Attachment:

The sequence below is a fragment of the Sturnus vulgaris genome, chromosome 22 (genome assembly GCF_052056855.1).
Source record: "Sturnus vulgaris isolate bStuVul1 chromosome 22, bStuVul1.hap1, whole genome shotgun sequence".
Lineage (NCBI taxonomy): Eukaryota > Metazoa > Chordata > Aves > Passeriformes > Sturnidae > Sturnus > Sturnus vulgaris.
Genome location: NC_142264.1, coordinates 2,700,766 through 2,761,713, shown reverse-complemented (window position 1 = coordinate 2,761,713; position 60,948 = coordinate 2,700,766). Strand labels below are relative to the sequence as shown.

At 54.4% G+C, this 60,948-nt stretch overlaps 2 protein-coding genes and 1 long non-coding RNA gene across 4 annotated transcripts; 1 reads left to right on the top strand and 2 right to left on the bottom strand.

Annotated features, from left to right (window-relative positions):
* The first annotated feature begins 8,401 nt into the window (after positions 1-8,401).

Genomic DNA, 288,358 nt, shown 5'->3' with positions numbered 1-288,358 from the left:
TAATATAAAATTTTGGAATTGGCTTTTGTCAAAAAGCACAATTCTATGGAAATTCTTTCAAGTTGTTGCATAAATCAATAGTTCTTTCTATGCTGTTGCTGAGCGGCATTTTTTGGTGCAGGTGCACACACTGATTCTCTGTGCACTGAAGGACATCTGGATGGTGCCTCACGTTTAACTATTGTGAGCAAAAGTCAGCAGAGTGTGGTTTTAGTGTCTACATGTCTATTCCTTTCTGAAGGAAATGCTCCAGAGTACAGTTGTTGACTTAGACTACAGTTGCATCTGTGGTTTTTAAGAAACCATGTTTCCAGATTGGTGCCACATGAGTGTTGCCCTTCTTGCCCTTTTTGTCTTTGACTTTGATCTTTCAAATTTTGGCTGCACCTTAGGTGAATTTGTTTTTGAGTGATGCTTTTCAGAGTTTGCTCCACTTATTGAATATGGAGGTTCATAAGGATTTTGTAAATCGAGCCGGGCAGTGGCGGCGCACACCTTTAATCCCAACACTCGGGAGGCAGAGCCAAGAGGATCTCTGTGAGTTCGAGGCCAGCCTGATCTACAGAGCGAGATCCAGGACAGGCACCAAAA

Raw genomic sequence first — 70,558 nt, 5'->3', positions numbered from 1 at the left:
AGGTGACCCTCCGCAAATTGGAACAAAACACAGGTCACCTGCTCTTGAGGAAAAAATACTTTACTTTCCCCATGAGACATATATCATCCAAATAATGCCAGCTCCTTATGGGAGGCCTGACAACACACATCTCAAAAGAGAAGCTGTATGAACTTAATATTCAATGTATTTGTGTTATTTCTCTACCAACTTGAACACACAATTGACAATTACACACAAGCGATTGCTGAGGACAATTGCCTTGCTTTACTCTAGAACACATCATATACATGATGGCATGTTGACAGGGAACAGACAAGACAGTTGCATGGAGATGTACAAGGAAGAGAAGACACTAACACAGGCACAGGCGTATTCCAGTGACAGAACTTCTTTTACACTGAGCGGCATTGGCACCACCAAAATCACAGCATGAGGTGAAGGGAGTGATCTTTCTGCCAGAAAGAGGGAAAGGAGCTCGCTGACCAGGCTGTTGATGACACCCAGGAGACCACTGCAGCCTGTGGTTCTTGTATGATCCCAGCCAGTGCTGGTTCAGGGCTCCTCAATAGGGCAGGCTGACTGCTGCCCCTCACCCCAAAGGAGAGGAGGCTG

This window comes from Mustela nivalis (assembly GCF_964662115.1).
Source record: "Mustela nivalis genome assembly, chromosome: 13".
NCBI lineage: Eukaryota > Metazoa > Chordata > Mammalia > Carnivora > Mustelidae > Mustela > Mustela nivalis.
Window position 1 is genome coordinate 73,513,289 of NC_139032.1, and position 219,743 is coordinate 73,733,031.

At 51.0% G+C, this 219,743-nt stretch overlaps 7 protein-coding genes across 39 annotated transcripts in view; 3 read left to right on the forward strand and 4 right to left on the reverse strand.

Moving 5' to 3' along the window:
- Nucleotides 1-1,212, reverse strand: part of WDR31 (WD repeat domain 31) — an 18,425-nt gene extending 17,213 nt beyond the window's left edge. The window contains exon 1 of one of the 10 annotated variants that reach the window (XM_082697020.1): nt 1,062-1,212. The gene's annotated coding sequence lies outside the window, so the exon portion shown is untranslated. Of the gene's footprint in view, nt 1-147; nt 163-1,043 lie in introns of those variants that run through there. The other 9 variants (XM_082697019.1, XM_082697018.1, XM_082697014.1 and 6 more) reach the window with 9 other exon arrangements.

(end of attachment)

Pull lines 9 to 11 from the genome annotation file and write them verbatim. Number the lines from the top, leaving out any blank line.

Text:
TAATATAAAATTTTGGAATTGGCTTTTGTCAAAAAGCACAATTCTATGGAAATTCTTTCAAGTTGTTGCATAAATCAATAGTTCTTTCTATGCTGTTGCTGAGCGGCATTTTTTGGTGCAGGTGCACACACTGATTCTCTGTGCACTGAAGGACATCTGGATGGTGCCTCACGTTTAACTATTGTGAGCAAAAGTCAGCAGAGTGTGGTTTTAGTGTCTACATGTCTATTCCTTTCTGAAGGAAATGCTCCAGAGTACAGTTGTTGACTTAGACTACAGTTGCATCTGTGGTTTTTAAGAAACCATGTTTCCAGATTGGTGCCACATGAGTGTTGCCCTTCTTGCCCTTTTTGTCTTTGACTTTGATCTTTCAAATTTTGGCTGCACCTTAGGTGAATTTGTTTTTGAGTGATGCTTTTCAGAGTTTGCTCCACTTATTGAATATGGAGGTTCATAAGGATTTTGTAAATCGAGCCGGGCAGTGGCGGCGCACACCTTTAATCCCAACACTCGGGAGGCAGAGCCAAGAGGATCTCTGTGAGTTCGAGGCCAGCCTGATCTACAGAGCGAGATCCAGGACAGGCACCAAAA

Raw genomic sequence first — 70,558 nt, 5'->3', positions numbered from 1 at the left:
AGGTGACCCTCCGCAAATTGGAACAAAACACAGGTCACCTGCTCTTGAGGAAAAAATACTTTACTTTCCCCATGAGACATATATCATCCAAATAATGCCAGCTCCTTATGGGAGGCCTGACAACACACATCTCAAAAGAGAAGCTGTATGAACTTAATATTCAATGTATTTGTGTTATTTCTCTACCAACTTGAACACACAATTGACAATTACACACAAGCGATTGCTGAGGACAATTGCCTTGCTTTACTCTAGAACACATCATATACATGATGGCATGTTGACAGGGAACAGACAAGACAGTTGCATGGAGATGTACAAGGAAGAGAAGACACTAACACAGGCACAGGCGTATTCCAGTGACAGAACTTCTTTTACACTGAGCGGCATTGGCACCACCAAAATCACAGCATGAGGTGAAGGGAGTGATCTTTCTGCCAGAAAGAGGGAAAGGAGCTCGCTGACCAGGCTGTTGATGACACCCAGGAGACCACTGCAGCCTGTGGTTCTTGTATGATCCCAGCCAGTGCTGGTTCAGGGCTCCTCAATAGGGCAGGCTGACTGCTGCCCCTCACCCCAAAGGAGAGGAGGCTG